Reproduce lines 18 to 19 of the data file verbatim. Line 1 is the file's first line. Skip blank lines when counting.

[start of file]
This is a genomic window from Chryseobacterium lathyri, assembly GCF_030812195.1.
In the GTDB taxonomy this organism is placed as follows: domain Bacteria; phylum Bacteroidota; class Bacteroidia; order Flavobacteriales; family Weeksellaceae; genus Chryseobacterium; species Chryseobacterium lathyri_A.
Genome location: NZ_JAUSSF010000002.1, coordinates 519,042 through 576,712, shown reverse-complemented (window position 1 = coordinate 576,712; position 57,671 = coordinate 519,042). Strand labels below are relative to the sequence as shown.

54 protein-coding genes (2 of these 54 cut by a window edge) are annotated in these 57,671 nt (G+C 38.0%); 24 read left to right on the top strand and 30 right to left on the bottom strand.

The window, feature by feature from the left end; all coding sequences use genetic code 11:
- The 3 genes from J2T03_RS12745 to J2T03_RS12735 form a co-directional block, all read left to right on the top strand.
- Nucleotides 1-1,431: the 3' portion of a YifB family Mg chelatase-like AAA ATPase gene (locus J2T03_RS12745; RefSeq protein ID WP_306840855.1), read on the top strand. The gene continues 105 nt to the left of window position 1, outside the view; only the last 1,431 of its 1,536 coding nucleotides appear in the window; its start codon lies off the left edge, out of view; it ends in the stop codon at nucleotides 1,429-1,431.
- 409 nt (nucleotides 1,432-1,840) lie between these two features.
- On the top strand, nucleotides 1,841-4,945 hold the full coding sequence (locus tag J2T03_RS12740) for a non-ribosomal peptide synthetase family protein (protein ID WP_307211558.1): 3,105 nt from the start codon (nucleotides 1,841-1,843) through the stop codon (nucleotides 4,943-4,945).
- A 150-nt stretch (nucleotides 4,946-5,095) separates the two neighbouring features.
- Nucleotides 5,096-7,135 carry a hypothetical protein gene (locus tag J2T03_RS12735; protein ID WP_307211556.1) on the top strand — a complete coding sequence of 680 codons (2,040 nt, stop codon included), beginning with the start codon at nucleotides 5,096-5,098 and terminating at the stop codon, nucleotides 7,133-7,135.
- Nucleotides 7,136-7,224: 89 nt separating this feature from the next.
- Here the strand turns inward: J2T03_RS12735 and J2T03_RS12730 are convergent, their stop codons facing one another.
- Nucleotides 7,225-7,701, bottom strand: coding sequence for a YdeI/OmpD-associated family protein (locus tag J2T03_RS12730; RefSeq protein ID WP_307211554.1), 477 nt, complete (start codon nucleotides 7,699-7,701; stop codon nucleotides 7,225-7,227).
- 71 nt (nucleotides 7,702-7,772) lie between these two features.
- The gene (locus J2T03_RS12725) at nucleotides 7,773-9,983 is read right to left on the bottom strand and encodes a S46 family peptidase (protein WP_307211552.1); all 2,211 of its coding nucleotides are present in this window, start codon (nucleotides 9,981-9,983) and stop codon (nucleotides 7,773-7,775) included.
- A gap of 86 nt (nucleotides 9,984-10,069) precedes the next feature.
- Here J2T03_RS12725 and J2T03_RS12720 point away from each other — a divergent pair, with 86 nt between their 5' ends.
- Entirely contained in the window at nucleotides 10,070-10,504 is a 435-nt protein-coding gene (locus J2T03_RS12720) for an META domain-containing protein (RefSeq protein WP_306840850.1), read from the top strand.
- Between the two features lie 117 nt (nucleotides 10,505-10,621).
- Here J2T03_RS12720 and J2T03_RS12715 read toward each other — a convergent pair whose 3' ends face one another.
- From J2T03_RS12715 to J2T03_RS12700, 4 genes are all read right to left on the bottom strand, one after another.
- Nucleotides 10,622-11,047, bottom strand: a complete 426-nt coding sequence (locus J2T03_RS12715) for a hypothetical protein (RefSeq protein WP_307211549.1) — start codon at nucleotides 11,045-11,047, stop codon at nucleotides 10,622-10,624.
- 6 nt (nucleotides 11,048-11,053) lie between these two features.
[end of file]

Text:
- Here J2T03_RS12725 and J2T03_RS12720 point away from each other — a divergent pair, with 86 nt between their 5' ends.
- Entirely contained in the window at nucleotides 10,070-10,504 is a 435-nt protein-coding gene (locus J2T03_RS12720) for an META domain-containing protein (RefSeq protein WP_306840850.1), read from the top strand.